With $6 billion to $7 billion in investments in the pipeline across The Bahamas, 2,000 to 3,000 additional direct jobs will be created by those projects within the next three years, Deputy Prime Minister Chester Cooper said yesterday, adding that foreign direct investment (FDI) is the fastest way to grow the national economy.
“Overall, if you look at the $6 billion, $7 billion, I would imagine that would be in the region of 2,000 to 3,000 new jobs directly with other spill-offs in the other areas as the projects come out of the pipeline and the operations; of course, there are construction jobs once the projects get going,” Cooper said.
“So over time, I think it’s a healthy priming of the pump, if you will, for the years to come, and if we are able to sustain development growth, we’re seeing investments in tourism and in other sectors of the economy; we will have a very positive outlook for the future.”
Cooper, who is also minister of tourism, investments, and aviation, was a guest on the Guardian Radio talk show “Z Live” with Zhivargo Laing.
The deputy prime minister said, “When you talk about the new projects, the one thing I think we agree on is that the fastest way to get the economy going is really through foreign direct investments.
“We’ve been doing what I consider to be a very focused job in getting these projects going and out of the pipeline.”
In Exuma alone where $1.5 billion worth of projects have been approved, Cooper said, “I did an assessment on Exuma recently; in the region of 500 to 600 new jobs will be created in Exuma as a result of these $1.5 billion roughly coming out of the pipeline.”
Cooper also said there is an urgent need to increase the country’s room capacity.
Asked what he projects room capacity will be in the next three years as a result of the additional rooms coming on stream, he said, “I think we will increase overall room capacity in the next three years by perhaps 30, maybe 40 percent. I don’t have those numbers in front of me, but I think it will be fairly dramatic if we’re able to quickly get these projects going.”
Cooper was also asked when the Bahamian people can expect to see the $6 billion to $7 billion in investment projects materialize.
He said, “We have approved about $6 billion worth of new investments in the touristic sector. And I will give you an example; in the Exumas, it’s roughly $1.5 billion. We have Elizabeth Island. Construction is underway, early stages, but underway nonetheless. We have Hog Cay, as I mentioned before. Construction there is booming,
“They are in various stages. But construction work has begun in many of these projects already, so one of the things that we’re doing at Bahamas Investment Authority is working with the multi-agency group to help to facilitate these projects out of the pipeline.
“The water doesn’t do you any good [as long as] it’s the pipeline. It has got to come out of the tap. So one of the things that we’re doing is to try to accelerate that by working along with the various agencies of the government.”
He said investment projects are being rolled out all across The Bahamas.
“No island is left out,” Cooper said.
“Eleuthera is very popular. Abaco has been extremely popular with a large [amount of] rebuild or acquiring existing properties [that are] being refurbished.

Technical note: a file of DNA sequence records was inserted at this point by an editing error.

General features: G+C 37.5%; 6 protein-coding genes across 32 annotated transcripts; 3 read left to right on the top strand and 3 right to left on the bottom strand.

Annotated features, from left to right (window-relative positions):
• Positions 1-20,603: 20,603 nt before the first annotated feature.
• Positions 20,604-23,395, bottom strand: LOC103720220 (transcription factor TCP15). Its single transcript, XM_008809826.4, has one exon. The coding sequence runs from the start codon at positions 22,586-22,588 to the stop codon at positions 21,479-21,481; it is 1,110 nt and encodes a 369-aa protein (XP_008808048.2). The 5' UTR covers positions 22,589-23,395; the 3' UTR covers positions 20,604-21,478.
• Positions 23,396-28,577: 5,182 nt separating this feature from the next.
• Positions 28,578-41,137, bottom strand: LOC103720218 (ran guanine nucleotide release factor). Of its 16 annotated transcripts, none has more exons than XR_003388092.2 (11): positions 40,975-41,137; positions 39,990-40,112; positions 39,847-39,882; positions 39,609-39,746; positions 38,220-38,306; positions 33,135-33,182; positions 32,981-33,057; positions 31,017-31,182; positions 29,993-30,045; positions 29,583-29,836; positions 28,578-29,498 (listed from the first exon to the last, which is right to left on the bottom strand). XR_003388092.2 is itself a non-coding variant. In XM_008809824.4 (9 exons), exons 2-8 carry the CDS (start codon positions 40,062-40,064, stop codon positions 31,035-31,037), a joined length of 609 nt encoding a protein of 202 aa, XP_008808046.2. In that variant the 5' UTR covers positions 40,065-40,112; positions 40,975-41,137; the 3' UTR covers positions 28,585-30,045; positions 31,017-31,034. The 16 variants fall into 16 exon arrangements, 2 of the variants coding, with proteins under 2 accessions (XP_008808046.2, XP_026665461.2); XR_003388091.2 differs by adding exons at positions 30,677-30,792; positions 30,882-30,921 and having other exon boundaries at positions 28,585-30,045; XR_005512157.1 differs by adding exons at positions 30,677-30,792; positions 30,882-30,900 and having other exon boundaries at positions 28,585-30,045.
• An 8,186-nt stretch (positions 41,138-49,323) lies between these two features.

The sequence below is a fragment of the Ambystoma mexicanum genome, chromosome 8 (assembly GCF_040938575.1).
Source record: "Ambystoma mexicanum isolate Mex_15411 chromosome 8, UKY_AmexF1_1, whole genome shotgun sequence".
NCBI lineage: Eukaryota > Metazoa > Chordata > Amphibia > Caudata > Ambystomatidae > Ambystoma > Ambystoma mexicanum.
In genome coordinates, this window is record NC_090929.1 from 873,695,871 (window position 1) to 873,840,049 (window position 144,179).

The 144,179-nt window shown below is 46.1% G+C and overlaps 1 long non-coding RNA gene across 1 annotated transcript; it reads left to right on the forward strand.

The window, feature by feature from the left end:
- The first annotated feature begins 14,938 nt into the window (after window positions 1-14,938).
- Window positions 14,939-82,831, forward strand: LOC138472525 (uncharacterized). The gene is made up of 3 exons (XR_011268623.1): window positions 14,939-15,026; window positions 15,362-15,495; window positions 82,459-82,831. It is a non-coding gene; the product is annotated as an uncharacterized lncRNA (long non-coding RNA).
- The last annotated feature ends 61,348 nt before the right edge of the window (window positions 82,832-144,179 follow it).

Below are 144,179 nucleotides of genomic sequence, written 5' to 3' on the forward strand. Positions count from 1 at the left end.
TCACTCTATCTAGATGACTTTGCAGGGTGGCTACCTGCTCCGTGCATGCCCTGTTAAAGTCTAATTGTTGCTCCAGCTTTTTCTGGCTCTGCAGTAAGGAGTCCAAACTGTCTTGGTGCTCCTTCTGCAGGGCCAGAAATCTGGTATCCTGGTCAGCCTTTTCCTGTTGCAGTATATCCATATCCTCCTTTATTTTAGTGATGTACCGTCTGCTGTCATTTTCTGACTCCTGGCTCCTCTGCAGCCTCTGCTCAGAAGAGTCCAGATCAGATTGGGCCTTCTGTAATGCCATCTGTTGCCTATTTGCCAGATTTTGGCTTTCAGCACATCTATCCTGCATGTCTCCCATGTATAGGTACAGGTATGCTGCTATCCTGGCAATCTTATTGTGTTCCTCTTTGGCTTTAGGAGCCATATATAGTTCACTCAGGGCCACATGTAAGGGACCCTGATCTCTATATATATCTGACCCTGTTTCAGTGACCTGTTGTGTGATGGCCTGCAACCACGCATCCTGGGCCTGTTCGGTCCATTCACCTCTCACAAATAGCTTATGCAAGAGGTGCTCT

“There are significant interests as well in Grand Bahama with announced projects that [are] not yet underway in terms of shovel in the ground.
“There’s another major project in the west of Grand Bahama that’s been approved. I believe that’s in the region of $300 million.
“There’s significant interest, as I’ve said before, in the Grand Lucayan resort.
“We have $200 million being invested in the Carnival Cruise Port and there’s significant construction already underway there in Grand Bahama …
“There are some other announcements that are going to be coming shortly for Grand Bahama. I leave that for the minister for Grand Bahama to announce, but suffice to say that the level of interest in Grand Bahama and New Providence has also been very strong.”
Cooper said the real growth potential for tourism and investments is in the Family Islands.
“And we are harnessing that growth,” he said.
“We are making sure every island is promoted in tourism. When we talk about The Bahamas, we’re talking about 16 island destinations, not just Nassau and Paradise Island and Grand Bahama, but I think they all are getting their play and there’s a very significant level of investment interest all across The Bahamas, which I believe demonstrates that investor confidence is very strong.”
While he said the fastest way to grow the economy is through foreign direct investments, Cooper said he hopes, too, to see greater Bahamian investment in the Bahamian economy.
“I’m also a strong proponent of Bahamians investing in tourism and Bahamians investing as a whole,” he said.
“You know, my background in business has been a life of encouraging people to save and investment, but when we look at the tourism business directly, it is regrettable that except for a few pockets like Cotton Bay or Island House, and some bonefish lodges and small boutique resorts, by and large, the largest investments in tourism have come from foreigners.
“So I think it goes without saying that that component of the economy has been critical in the growth of our country, but we have to continue to push and encourage more Bahamian domestic investments.”